Wednesday, 17 August 2011

R is for Innovation

I'm pleased to note that Teradata just announced a plugin for the R language.

As many of you will know, PostgreSQL has supported server functions written in the R language for many years. So its good that Teradata has seen the light at last and by doing so has validated the innovations that PostgreSQL has made.

That means the list of databases that have responded directly to innovations in PostgreSQL, now extends to Oracle, Informix(Illustra), SQLServer, Sybase, DB2, Teradata. Of course, MySQL have been trying to catch up for a long time,

That pretty much is the complete set. Cool. Well, almost.

I'm intrigued as to what NoSQL vendors think will happen next. If their core values are simplicity then what new features can they add without going back on their core philosophy. Austerity isn't something you can have more of, is it? Let's wait and see what happens when the VC runs out.

PostgreSQL really is in a leadership position with regards to database innovation. And I'm happier than ever to be part of this phenomenon.

Tuesday, 19 July 2011

Cascading Replication

Cascading Replication is now part of PostgreSQL 9.2, thanks to Fujii Masao.

The idea is that a streaming replication standby can also stream data onto other standbys. This allows a complex network of interrelated servers to fulfil the roles of High Availability, High Durability, Distributed data access capacity and Reporting requirements.

You can set up chained configurations like A -> B -> C.

or more complex arrangements like

This should make it much easier to reduce bandwidth for intercontinental replication.

Nice thing is that Hot Standby feedback works across the whole cluster, so you easily manage the interrelationships between servers.

CHAR(11) Conference Success

Finally recovered from attending CHAR(11) in Cambridge, UK. 2 complete days of Clustering, High Availability and Replication talks from various experts.

We had 15 talks from 14 speakers from US, Japan and from 8 European countries, including the keynote from Jan Wieck. Attendees came from US and all across Europe, many of whom could give detailed talks themselves. There's always next year...

The most amazing thing were the comments we received from attendees. Every talk was packed solid, and judging by the seats alone it seems almost everybody went to all the talks - for the whole talk. I don't recall a conference having such a good attendee rate, not even CHAR(10) last year.

Based on that, it looks pretty certain that we'll run CHAR(12) next year. We did discuss Japan for CHAR(12) but that's not going to be as easy as we'd hoped. Let's see how that goes.

I'm pleased with how everything ran, so a big thanks to the organising team.

Thanks very much to Koichi Suzuki for visiting again. The panel discussion between Postgres-XC, MGRID and Greenplum was very enlightening.

Thanks to all the speakers and attendees also.

Thursday, 16 June 2011

Five Nines

In High Availability we talk about "Five Nines" meaning 99.999% availability. I like to joke that a badly configured system has "Nine Fives" availability or 55.555555% availability.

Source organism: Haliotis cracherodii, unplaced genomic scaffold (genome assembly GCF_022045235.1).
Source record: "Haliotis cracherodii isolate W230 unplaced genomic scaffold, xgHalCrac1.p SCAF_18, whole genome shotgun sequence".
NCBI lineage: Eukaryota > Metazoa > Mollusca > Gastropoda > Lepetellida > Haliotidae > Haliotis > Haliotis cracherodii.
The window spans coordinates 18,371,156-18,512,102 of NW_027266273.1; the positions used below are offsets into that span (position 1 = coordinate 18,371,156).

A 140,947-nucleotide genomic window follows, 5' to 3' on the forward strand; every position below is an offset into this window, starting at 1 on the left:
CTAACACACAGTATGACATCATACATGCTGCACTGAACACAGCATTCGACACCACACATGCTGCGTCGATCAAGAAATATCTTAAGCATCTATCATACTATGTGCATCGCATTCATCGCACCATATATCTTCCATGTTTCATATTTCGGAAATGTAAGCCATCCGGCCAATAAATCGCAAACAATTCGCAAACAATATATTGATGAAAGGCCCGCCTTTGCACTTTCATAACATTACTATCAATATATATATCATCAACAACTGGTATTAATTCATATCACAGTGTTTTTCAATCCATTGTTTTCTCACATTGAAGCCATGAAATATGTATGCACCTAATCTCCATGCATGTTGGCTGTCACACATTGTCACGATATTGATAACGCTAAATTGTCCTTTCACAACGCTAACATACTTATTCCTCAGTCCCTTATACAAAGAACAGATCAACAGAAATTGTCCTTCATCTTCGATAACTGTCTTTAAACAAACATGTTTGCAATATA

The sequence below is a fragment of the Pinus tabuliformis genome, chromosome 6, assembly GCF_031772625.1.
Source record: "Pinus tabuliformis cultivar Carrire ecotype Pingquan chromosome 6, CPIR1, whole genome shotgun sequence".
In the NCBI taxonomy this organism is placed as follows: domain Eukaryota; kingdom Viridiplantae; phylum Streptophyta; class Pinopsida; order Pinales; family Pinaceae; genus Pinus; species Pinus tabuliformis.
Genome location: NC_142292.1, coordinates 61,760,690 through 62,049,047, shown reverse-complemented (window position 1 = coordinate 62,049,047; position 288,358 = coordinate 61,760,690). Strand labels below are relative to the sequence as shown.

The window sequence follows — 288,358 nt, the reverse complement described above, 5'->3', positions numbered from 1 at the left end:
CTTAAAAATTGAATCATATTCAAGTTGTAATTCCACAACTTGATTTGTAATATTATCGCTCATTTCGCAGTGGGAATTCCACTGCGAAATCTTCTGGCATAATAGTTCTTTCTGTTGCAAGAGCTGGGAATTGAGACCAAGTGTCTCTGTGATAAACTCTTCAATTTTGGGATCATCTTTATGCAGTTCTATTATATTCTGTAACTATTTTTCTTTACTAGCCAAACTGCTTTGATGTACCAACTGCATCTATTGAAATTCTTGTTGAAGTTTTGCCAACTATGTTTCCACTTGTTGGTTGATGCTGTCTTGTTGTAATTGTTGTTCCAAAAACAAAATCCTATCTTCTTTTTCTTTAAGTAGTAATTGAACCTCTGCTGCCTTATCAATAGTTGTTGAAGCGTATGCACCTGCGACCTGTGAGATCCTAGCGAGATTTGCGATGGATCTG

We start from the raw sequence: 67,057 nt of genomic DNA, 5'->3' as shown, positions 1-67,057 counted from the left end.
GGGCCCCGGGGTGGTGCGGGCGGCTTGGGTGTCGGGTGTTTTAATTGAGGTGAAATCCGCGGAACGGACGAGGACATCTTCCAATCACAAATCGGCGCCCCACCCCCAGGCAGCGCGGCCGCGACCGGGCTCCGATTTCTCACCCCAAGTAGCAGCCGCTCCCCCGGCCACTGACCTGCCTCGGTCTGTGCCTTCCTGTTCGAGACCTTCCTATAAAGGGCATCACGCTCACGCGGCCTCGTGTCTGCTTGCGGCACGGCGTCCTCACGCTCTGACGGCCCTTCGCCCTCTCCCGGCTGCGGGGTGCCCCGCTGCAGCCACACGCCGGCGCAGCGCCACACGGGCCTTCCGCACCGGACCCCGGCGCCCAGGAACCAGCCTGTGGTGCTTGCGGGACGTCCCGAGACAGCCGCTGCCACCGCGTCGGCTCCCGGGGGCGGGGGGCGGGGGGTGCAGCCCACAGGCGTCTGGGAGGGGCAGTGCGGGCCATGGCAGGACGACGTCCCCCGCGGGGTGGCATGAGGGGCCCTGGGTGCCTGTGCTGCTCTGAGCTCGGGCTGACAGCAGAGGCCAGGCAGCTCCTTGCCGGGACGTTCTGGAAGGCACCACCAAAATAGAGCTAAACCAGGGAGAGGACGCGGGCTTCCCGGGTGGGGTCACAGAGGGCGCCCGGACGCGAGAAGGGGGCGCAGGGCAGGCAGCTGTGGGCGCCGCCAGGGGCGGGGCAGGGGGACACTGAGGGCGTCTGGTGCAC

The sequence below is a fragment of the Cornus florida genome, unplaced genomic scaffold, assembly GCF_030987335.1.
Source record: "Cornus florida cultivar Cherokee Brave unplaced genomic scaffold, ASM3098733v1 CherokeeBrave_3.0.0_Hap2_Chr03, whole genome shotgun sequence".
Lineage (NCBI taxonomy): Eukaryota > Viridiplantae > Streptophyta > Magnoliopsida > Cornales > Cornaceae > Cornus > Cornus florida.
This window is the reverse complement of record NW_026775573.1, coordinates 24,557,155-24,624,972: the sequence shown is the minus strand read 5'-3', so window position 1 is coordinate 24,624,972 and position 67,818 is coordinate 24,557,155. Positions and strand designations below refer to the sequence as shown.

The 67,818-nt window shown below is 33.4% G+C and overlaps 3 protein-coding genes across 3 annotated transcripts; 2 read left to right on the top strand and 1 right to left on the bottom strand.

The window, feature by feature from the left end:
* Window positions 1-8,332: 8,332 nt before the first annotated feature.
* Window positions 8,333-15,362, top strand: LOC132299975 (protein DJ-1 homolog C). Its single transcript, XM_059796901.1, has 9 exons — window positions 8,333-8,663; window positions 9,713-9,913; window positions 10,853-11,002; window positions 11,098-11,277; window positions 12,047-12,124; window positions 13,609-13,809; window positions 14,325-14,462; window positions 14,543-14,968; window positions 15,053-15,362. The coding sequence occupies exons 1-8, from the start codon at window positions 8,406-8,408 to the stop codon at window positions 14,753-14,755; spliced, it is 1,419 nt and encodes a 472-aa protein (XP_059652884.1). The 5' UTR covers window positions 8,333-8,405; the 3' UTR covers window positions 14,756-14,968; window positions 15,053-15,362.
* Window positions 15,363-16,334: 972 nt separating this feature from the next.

With a sensible architecture and good operational controls, data can be made "Five Nines" safe with PostgreSQL 9.1.

I was reminded today that "Five Nines" had another meaning in an earlier age. Wilfrid Owen's wartime poetry describes

And towards our distant rest began to trudge.
Men marched asleep. Many had lost their boots
But limped on, blood-shod. All went lame; all blind;
Drunk with fatigue; deaf even to the hoots
Of tired, outstripped Five-Nines that dropped behind.

meaning artillery shells falling away from the target of the front line troops.

The poem ends with an exhortation to learn from earlier mistakes

My friend, you would not tell with such high zest
To children ardent for some desperate glory,
The old Lie: Dulce et decorum est
Pro patria mori.

"How sweet and fitting it is to die for one's country"

I'm sure there's a modern message there, but I'll leave that up to you.

Wednesday, 4 May 2011

Gentlemen, Start your Engines

The racing season is upon us. We have both the Le Mans 24 hour race and the Indy 500 coming in the next month, both long distance, high speed motor racing events.

We also have the beta of PostgreSQL 9.1 and associated tools.

Just like motor sport, a 5 minute engine test proves very little. Only good solid usage at high levels of performance will prove whether the engine is good enough to be world class.

Just like a race, we have deadlines and we must remember we aren't the only people in the world producing database software. The deadline is more important this year because we are attempting to cut the time of the beta cycle down by weeks and months.

The PostgreSQL project needs you to start your engines. Start testing PostgreSQL 9.1 as soon as possible and take it to the very limits of durability and performance.

Make the tests run for 500 miles and/or 24 hours. Report the results, in detail.

Do it. Do it now.

Thursday, 28 April 2011

Brand New Kayak

I've just bought a new Dagger GT max kayak on eBay, just collected it today.

It's shorter than my old Mountain Bat, with a flat bottom for surfing and rivers, and tramlines to allow you edge through turns better. Lots of padding and a back rest that actually works. And its bright yellow.

Like most things, it makes me think about databases in a new way.

First the buying experience: I'm ecstatic, but I've not been in the water yet. Why am I ecstatic? Well, its yellow and has got lots of features I'm interested in. And its yellow. From that I take it that look and feel is important with a new product in addition to the real usability features. Uh, yeh, err... just like psql...